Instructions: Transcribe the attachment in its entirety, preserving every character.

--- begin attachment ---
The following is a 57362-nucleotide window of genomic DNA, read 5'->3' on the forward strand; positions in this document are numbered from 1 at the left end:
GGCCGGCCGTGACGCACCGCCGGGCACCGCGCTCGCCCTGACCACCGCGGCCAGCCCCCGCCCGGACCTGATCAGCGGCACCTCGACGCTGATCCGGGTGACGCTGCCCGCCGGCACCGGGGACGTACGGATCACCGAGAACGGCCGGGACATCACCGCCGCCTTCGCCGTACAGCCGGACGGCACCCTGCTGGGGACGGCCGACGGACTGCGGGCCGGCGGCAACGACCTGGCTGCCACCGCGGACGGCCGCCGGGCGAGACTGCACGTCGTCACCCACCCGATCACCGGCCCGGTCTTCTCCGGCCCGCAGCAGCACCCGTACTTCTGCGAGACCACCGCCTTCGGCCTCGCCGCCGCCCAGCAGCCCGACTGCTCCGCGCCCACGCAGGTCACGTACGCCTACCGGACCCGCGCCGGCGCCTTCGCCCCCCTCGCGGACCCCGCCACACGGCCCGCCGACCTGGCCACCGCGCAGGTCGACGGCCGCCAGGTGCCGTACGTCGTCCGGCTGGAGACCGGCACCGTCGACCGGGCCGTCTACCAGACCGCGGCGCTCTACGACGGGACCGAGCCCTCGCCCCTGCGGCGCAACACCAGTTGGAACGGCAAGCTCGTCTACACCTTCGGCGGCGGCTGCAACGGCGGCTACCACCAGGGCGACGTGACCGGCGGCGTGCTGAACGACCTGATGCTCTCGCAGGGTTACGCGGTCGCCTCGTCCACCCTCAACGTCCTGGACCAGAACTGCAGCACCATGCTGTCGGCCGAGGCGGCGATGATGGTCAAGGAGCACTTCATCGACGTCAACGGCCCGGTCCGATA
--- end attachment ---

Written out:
The following is a 57362-nucleotide window of genomic DNA, read 5'->3' on the forward strand; positions in this document are numbered from 1 at the left end:
GGCCGGCCGTGACGCACCGCCGGGCACCGCGCTCGCCCTGACCACCGCGGCCAGCCCCCGCCCGGACCTGATCAGCGGCACCTCGACGCTGATCCGGGTGACGCTGCCCGCCGGCACCGGGGACGTACGGATCACCGAGAACGGCCGGGACATCACCGCCGCCTTCGCCGTACAGCCGGACGGCACCCTGCTGGGGACGGCCGACGGACTGCGGGCCGGCGGCAACGACCTGGCTGCCACCGCGGACGGCCGCCGGGCGAGACTGCACGTCGTCACCCACCCGATCACCGGCCCGGTCTTCTCCGGCCCGCAGCAGCACCCGTACTTCTGCGAGACCACCGCCTTCGGCCTCGCCGCCGCCCAGCAGCCCGACTGCTCCGCGCCCACGCAGGTCACGTACGCCTACCGGACCCGCGCCGGCGCCTTCGCCCCCCTCGCGGACCCCGCCACACGGCCCGCCGACCTGGCCACCGCGCAGGTCGACGGCCGCCAGGTGCCGTACGTCGTCCGGCTGGAGACCGGCACCGTCGACCGGGCCGTCTACCAGACCGCGGCGCTCTACGACGGGACCGAGCCCTCGCCCCTGCGGCGCAACACCAGTTGGAACGGCAAGCTCGTCTACACCTTCGGCGGCGGCTGCAACGGCGGCTACCACCAGGGCGACGTGACCGGCGGCGTGCTGAACGACCTGATGCTCTCGCAGGGTTACGCGGTCGCCTCGTCCACCCTCAACGTCCTGGACCAGAACTGCAGCACCATGCTGTCGGCCGAGGCGGCGATGATGGTCAAGGAGCACTTCATCGACGTCAACGGCCCGGTCCGATA